A private, Catholic, all girls high school.”

To have to verbally state and then recognize what I was saying, I was heavily deterred and unsure of what I was doing. I began to look into applying to private universities for spring admission, because I knew it was what my parents wanted. They wanted me to leave this community college stigma and environment. They didn’t want me to be at community college too long in hopes of avoiding family members asking me how school is going and where it was I go to school.

Nonetheless, at family events, when prompted with the question I proudly stated Foothill College. I realized, why should I be embarrassed of going to a community college when I’m the one who is thriving. I am performing in the top of my courses, in the honors institute, President’s List, working on the student newspaper, and speech and debate member among others.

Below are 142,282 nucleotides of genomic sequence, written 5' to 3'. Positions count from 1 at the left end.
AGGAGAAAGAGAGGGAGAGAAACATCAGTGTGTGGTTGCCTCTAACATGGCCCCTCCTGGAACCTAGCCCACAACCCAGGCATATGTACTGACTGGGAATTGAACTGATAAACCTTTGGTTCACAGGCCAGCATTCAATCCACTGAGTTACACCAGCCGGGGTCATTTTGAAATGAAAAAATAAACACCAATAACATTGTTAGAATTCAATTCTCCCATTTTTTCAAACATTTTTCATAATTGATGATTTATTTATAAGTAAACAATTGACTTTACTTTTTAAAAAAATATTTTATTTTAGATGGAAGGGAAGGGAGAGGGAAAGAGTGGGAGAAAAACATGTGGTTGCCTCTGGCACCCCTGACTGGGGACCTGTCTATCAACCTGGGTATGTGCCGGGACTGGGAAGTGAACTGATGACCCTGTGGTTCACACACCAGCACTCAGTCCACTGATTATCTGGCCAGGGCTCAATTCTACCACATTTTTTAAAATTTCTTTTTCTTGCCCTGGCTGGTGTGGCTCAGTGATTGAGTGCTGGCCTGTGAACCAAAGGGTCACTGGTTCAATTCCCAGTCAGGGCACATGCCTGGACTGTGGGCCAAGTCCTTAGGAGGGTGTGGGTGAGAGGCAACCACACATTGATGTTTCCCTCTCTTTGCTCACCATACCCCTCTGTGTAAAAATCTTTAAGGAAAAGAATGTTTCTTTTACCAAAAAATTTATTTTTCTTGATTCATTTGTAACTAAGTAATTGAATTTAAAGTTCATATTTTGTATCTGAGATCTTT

While on the journey of finally accepting where I am in my academic journey, and where I want to conclude it, I’ve overcome a lot of internal struggle. I began to truly believe the idea of being a failure. My best friends are at 4 year institutions and will graduate in the socially acceptable, four years but here I am. We all received the same education but I deterred. I began to isolate myself from my family when I was home and stuck to simply studying. So much so, I’d decline to eat dinner and invitations to social events with friends.

Currently, I am concluding my spring quarter at Foothill College and could not be more proud of myself in what I’ve achieved and who’ve I become. I’m no longer doing what my parents would like me to do, but what I want to do. I’m pursuing a major that I want a career in, not a major which will provide me with a lavished lifestyle. My parents may see it that I’ve made a mistake and embarrassed them through venturing into a community college. In fact they do. Only recently they’ve begun to open their minds to the idea, at seeing such achievement and having community members recognize my academic successes. I am sorry they felt so compelled to tell me not to let family members know I was not attending a private university. However, I can see that they had my best interest in mind.